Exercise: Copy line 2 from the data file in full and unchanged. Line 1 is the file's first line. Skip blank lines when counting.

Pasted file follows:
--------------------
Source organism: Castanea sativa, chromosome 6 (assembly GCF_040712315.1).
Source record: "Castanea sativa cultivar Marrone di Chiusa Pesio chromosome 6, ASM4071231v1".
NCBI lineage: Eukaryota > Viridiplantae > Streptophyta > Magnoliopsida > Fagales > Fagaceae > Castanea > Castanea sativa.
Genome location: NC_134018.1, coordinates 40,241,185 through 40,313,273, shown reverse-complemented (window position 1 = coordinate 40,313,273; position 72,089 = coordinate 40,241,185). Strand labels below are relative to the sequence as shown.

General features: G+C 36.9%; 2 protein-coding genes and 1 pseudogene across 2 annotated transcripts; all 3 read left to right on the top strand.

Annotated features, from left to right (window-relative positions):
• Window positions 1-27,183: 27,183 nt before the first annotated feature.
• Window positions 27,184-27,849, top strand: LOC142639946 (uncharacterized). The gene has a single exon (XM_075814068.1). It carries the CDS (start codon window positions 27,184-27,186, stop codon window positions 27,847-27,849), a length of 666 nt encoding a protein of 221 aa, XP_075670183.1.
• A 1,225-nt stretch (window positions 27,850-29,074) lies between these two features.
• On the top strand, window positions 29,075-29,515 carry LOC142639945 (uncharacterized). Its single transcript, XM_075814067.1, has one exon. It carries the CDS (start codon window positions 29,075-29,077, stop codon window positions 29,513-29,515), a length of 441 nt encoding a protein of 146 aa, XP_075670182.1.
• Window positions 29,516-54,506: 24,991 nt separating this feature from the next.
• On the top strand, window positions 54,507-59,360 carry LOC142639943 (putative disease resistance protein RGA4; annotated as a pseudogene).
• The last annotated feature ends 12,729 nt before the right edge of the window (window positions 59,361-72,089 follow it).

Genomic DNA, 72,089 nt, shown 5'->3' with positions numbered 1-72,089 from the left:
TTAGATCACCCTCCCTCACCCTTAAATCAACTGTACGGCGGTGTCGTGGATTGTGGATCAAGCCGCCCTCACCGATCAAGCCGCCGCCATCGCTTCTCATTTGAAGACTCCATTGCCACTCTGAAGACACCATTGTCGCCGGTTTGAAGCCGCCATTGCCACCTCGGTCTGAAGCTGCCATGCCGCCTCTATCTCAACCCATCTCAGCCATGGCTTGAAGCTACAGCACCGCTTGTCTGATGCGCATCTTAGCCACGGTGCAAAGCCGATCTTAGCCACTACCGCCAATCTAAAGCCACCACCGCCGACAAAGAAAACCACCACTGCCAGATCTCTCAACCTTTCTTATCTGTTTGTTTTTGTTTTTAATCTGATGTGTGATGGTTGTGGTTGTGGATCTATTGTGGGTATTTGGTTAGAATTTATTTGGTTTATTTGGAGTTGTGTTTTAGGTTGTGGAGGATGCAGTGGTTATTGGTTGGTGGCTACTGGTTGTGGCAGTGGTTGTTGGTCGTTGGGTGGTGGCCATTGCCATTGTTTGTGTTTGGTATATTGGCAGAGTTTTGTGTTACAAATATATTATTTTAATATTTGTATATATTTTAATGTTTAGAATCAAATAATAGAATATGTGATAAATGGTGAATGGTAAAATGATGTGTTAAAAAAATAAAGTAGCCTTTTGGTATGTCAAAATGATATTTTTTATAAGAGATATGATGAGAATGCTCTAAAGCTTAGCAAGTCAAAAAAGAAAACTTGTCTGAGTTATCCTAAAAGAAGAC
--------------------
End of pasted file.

Source record: "Castanea sativa cultivar Marrone di Chiusa Pesio chromosome 6, ASM4071231v1".